In The Rise of Endymion
Dan Simmons obviously tried to write an epic equal in scope and complexity to The Fall of Hyperion
. While he did not succeed, his aim was high enough that even with the novel’s flaws–and some of them were considerable–there were still enough of Simmons’ strengths that the novel was worthwhile overall. It was basically the story of Aenea’s revolution against the Pax, but it also attempted to tie up all the loose ends left over from the first three novels, loose ends involving the relationship between the TechnoCore–which, although considered destroyed at the end of Fall
was revealed as still in existence, merely removed from the visible affairs of humanity–the identity of the Shrike, the fates of characters left dangling as far back as the pilgrimage to Hyperion, the true origin of Aenea, and, finally, the fate of the Pax, the Ousters, and all the other remaining elements of humanity scattered throughout the former Hegemeny.
It’s a very complicated web Simmons has woven, and much of its unraveling was quite fascinating reading and generally successful. Simmons’ universe is still as exotic as it was three novels ago, and his characters are as varied and colorful as always. The dispersal of Aenea’s new religion–the revolution–was quite fascinating and the philosophical heart of the novel. I wish Simmons had spent more time examining its dispersal throughout the former Hegemony than he did.
However, the novel has several notable flaws which prevent it from being totally successful. The leftover baggage from Endymion
was too much to overcome. Where Fall
was basically an exploration into the very heart and soul of life and death, the entire first half of Rise
was basically a war novel concerned primarily with the twin obsessions of the Pax to destroy the Ousters–the “final solution”–and, in collusion with the TechnoCore, to kill Aenea since they decided she was the seed of both their ruination and thus entirely too dangerous to be allowed to live under any circumstances.
In his attempts to keep the suspense level of The Rise of Endymion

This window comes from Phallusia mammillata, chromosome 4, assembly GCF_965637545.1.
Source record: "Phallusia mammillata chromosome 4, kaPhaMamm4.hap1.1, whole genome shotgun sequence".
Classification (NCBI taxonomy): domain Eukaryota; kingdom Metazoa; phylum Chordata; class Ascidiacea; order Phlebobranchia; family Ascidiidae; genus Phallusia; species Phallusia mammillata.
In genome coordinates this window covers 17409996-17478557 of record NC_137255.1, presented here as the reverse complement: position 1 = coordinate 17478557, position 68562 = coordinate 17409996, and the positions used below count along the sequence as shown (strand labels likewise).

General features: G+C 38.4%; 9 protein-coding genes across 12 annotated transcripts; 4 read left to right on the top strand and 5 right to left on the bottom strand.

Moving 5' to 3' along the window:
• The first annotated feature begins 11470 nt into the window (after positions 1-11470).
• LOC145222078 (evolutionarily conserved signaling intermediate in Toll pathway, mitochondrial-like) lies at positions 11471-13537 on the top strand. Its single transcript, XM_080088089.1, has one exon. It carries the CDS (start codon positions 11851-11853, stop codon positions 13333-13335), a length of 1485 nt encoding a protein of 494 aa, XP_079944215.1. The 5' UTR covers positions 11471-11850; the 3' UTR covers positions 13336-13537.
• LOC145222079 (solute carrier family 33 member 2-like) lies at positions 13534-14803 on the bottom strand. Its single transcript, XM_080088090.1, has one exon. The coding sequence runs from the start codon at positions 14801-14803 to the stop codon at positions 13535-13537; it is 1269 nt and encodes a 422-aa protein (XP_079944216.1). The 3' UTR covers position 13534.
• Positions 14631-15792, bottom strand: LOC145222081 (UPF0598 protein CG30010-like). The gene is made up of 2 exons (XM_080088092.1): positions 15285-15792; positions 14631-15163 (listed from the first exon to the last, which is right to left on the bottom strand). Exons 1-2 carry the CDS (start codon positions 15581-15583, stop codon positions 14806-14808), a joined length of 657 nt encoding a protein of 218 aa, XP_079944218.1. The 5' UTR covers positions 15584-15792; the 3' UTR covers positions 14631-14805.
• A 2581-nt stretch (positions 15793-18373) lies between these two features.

high, Simmons did a lot of cheating. The majority of the story was told from the point of view of Raul, who not only spent most of his time with Aenea but they became lovers, which causes me to suspect there was a bit of a pun in the novel’s title since they consummated their relationship early in the novel and, after all, his name is Raul Endymion!. Aenea possessed all the information Simmons needed to reveal at the novel’s conclusion for reasons too complicated to explain here. But, considering the series’ heavy mythic overtones, the reasons for her extensive knowledge were mostly acceptable if one suspended disbelief reasonably well. Although Raul narrated both the last two novels late in his life, at the time of the action he knew as little as the reader knew. Thus his enlightenment corresponded directly with the reader’s enlightenment. And how did he learn things? From Aenea who knew everything. Yet whenever he questioned Aenea, as he did quite frequently, she mostly responded by saying, “It’s not time yet, Raul.” Thus the reader was kept in suspense for several hundred pages mostly because Aenea withheld the information from Raul–which was quite strange, considering the closeness of their relationship. One of the facts she never explained to him was the truth about her other marriage and child, which at times nearly tore them apart emotionally, and which he ached desperately to know about, so it served absolutely no purpose for Aenea to conceal the truth from him for several hundred pages, especially since the answer to the mystery was so obvious to the reader it was hardly a mystery at all. Its only purpose was that Simmons was not ready to give away the secrets to the reader yet, so it was convenient for Aenea not to give them away to Raul either, no matter how irrational it was in the context of their relationship. That’s cheating on the part of the author.